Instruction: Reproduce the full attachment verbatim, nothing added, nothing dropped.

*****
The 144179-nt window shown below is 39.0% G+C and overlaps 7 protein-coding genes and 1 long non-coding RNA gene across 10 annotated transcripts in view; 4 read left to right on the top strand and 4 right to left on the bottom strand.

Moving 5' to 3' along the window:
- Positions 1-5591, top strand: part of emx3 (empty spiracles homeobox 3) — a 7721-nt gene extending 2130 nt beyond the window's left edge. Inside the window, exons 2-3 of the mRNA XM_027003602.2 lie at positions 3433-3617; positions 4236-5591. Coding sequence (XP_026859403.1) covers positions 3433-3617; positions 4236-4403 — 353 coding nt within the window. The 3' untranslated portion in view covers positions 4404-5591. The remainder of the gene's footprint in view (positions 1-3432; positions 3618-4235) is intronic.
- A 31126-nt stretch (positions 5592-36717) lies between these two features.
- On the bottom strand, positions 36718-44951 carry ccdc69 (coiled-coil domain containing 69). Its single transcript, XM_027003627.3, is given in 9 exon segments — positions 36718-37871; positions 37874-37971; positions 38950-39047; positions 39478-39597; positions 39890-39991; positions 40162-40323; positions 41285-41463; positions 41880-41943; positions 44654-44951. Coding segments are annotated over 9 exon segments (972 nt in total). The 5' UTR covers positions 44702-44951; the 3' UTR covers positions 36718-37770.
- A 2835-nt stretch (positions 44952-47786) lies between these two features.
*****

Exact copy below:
The 144179-nt window shown below is 39.0% G+C and overlaps 7 protein-coding genes and 1 long non-coding RNA gene across 10 annotated transcripts in view; 4 read left to right on the top strand and 4 right to left on the bottom strand.

Moving 5' to 3' along the window:
- Positions 1-5591, top strand: part of emx3 (empty spiracles homeobox 3) — a 7721-nt gene extending 2130 nt beyond the window's left edge. Inside the window, exons 2-3 of the mRNA XM_027003602.2 lie at positions 3433-3617; positions 4236-5591. Coding sequence (XP_026859403.1) covers positions 3433-3617; positions 4236-4403 — 353 coding nt within the window. The 3' untranslated portion in view covers positions 4404-5591. The remainder of the gene's footprint in view (positions 1-3432; positions 3618-4235) is intronic.
- A 31126-nt stretch (positions 5592-36717) lies between these two features.
- On the bottom strand, positions 36718-44951 carry ccdc69 (coiled-coil domain containing 69). Its single transcript, XM_027003627.3, is given in 9 exon segments — positions 36718-37871; positions 37874-37971; positions 38950-39047; positions 39478-39597; positions 39890-39991; positions 40162-40323; positions 41285-41463; positions 41880-41943; positions 44654-44951. Coding segments are annotated over 9 exon segments (972 nt in total). The 5' UTR covers positions 44702-44951; the 3' UTR covers positions 36718-37770.
- A 2835-nt stretch (positions 44952-47786) lies between these two features.